The OPPrentice - Episode 1

Posted 11 May 2011 by

As the ominous strains of Prokofiev faded out, the next crop of hopefuls marched onwards against a London skyline, all but one of whom will meet their fate at the end of Alan Sugar's stubby finger.

Yes, the Apprentice has started again, and over the next few weeks we’ll be bringing you insight into the personalities of the contestants, and how they affect their outcomes and futures.

Lord Sugar swept in, solid and impregnable, an incontestable leader. He commands respect by his mere presence – a product of many years of fulfilling the role, a supremely confident, no-nonsense approach, and, of course, his towering reputation.

Other “leaders” exhibited in this episode did not, perhaps, express similar qualities.

The old adage is “show, don’t tell”. Now, there have been so many outrageous things said over the years by contestants in their talking-head spots (“everything I touch turns to sold” being particularly memorable, with this season’s “I’m not bad looking – I’m one of a kind” a close second) that we suspect the producers goad them into making such vainglorious statements by role play.

“Imagine you’re an arrogant fool,” they may encourage. “Now what would that fool say?”

Perhaps they might say something like “I’ve been trained by the Dalai Lama and Desmond Tutu” in a strident tone of voice. Among the clattering of dropped names, something was vaguely audible from Melody: neither of the globally charismatic leaders she referenced seemed to have taught her the precept of humility.

But Melody’s team performed pretty well. Other members of ‘Venture’ seemed to be almost universally supportive of her performance. Perhaps this is a strategy on the part of the non-leaders – we shall see how supportive they are of future leaders.

(By the way, the teams’ names remind us of the old Soviet joke: “there’s no truth in Pravda, and no news in Isvestia”. Team Venture failed to venture the entire investment; Team Logic ran around illogically.)

But even if Venture team members’ behaviour was cynical, to have everyone in the team ‘on-message’ is no small task. While business in general favours logical decision making, what makes a truly great leader is their persuasiveness, self awareness and understanding of others (Emotional Intelligence.) For those familiar with the MBTI, this represents the ability to master a combination of both the Thinking and Feeling preferences. Sugar, Branson et al could have minds like supercomputers, but would be nowhere without their ability to get people on side. Making decisions based on pure logic is simply not enough in a world where personality dominates – even though this domination isn’t always acknowledged. In 16PF terms, such an achievement is greatly aided by high scores in the Sensitivity, Warmth and Emotional Stability traits.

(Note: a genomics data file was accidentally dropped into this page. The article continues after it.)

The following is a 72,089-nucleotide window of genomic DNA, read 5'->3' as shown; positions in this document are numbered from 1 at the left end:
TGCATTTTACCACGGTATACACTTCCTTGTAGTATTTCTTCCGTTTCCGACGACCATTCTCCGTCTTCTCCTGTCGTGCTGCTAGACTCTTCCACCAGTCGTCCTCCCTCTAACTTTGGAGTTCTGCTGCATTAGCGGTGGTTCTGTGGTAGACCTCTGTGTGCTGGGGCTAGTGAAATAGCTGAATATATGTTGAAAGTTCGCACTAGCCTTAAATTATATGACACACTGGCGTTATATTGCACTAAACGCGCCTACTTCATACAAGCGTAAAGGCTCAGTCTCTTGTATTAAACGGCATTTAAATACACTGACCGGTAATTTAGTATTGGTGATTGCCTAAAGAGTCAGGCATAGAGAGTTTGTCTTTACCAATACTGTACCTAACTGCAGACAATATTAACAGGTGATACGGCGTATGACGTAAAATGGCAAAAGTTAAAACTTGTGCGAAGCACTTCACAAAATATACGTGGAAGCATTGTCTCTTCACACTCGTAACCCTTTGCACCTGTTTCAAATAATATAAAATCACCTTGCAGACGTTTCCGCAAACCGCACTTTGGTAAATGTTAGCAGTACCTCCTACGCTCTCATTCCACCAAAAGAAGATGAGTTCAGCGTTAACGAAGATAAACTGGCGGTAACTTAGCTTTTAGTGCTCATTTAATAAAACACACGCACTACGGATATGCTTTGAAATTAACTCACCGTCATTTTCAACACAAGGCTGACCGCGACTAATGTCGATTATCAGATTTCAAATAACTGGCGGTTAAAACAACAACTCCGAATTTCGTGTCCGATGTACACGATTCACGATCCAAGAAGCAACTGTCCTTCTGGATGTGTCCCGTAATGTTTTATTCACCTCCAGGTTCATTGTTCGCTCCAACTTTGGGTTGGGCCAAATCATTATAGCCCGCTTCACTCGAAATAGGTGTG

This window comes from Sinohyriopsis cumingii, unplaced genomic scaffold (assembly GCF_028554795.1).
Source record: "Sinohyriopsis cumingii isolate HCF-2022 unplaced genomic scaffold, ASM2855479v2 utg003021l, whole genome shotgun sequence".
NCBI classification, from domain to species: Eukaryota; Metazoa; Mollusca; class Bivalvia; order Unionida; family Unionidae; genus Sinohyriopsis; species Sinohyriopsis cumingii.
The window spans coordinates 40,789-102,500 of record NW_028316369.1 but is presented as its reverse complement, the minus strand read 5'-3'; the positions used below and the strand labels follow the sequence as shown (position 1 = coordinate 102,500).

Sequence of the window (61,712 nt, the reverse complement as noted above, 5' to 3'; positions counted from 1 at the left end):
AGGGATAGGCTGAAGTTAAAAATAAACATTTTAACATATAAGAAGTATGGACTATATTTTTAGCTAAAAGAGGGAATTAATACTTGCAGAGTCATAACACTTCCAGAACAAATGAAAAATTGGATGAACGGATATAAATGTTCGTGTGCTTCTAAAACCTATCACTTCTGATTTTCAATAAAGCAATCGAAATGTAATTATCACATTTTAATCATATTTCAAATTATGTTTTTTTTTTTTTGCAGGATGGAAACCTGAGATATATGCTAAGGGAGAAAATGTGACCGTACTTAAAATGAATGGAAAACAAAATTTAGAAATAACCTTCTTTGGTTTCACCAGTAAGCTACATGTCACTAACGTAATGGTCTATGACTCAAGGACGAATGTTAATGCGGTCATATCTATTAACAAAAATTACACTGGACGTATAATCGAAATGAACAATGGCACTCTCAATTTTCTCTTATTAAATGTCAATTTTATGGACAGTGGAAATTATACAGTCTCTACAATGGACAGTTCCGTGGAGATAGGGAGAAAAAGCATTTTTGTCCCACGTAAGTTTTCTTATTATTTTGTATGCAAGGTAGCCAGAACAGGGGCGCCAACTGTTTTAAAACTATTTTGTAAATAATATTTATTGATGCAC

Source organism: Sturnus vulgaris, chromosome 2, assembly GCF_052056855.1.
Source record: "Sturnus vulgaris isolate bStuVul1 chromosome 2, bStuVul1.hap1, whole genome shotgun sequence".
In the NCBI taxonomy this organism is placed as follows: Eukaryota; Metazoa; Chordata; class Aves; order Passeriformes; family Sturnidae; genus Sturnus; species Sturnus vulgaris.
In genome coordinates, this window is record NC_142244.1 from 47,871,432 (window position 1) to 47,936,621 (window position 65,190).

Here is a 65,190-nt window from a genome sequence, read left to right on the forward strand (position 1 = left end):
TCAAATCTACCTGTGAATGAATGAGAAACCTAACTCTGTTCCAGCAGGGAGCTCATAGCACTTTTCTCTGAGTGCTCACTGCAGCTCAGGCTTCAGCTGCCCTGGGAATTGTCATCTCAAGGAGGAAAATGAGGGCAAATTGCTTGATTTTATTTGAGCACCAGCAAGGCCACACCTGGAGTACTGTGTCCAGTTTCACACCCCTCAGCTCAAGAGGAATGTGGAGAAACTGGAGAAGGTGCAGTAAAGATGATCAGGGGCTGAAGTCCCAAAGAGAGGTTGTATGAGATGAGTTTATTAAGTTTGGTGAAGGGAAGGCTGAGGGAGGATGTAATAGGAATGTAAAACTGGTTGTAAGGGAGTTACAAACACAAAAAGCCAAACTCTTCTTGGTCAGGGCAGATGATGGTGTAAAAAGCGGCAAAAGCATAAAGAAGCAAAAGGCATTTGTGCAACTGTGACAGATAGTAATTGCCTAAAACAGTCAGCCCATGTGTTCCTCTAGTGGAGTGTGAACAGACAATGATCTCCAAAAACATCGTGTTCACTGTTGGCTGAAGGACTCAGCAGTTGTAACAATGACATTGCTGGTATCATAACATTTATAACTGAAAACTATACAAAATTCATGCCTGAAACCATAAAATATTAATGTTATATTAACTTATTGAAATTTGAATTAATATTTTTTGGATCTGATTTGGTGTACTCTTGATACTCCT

Not a single one of which was evident in Edward.

When we started the OPPrentice in 2009, we used to nominate a “muppet of the week”. We are not sure if future episodes will bear this out – and the Apprentice never fails to surprise us – but poor, poor Edward may already qualify for “muppet of the series”.

His leadership style was not to communicate his ideas (if he had any), not to assess the strengths of the people answering to him, not to capitalise on his own strengths and skillsets, no financial planning, to make ‘secret’ decisions with no collaboration or discussion, to ignore others’ points of view, not to concern himself with detail, yet fail to delegate that concern to others, to perform unimportant actions – like washing up – to appear busy, but when he did step in to micromanage, it was in a goading, antagonistic way that smacked of a general lack of control over his behaviour, and ultimately resulted in the orange juicers breaking down.

Where many in the past have been accused of “snatching defeat from the jaws of victory”, Edward managed to wrestle catastrophe from the jaws of disaster, leading the boys into a situation where Logic was faced with the task of juicing, by hand, the best part of 2,800 orange halves rather than selling juice to hungry commuters. Amazingly they managed around 700 halves, but only made 140 bottles out of a possible 500, and missed the breakfast rush. That they didn’t make a loss is a miracle. They could have made a fortune. But as Edward, a soi-disant accountant, said: “I’m not interested in margin”.

After that performance there was probably no way to save himself, but even had there been, he would have given it up in the boardroom, barking – then repeating – incoherent snippets of English at Lord Sugar with the coherence of Cookie Monster on a sugar high. “I don’t conform!” “It’s all there!” As the losing team sweated – one wonders if they turned up the lights over them, while leaving the victorious girls looking fragrant – Lord Sugar righteously fired him like the Great Gonzo from out of a cannon.

In leadership and management terms, the first episode was a disaster. In entertainment terms, it was priceless.

Before we go, let’s talk about Edna.


Here at OPP we were delighted to see, finally, a business psychologist as a contestant. Particularly one of 14 years standing, ready to represent our industry and roll out the enormous benefits of the understanding of personality and how it affects organisations. On our initial viewing, the kindest thing we can say is that her performance Wasn’t Quite What We’d Hoped: failure to capitalise fully on Lord Sugar’s £250 investment and not sending more stock to the other half of the team (a breach of trust that may not be forgotten when she is in a leadership role) both seem to be fairly inchoate actions. However, we know there is selective editing in the show, and she was merely a bit part this time round, so we’ll reserve judgement until we’ve seen more of what she has to offer. Watch this space.

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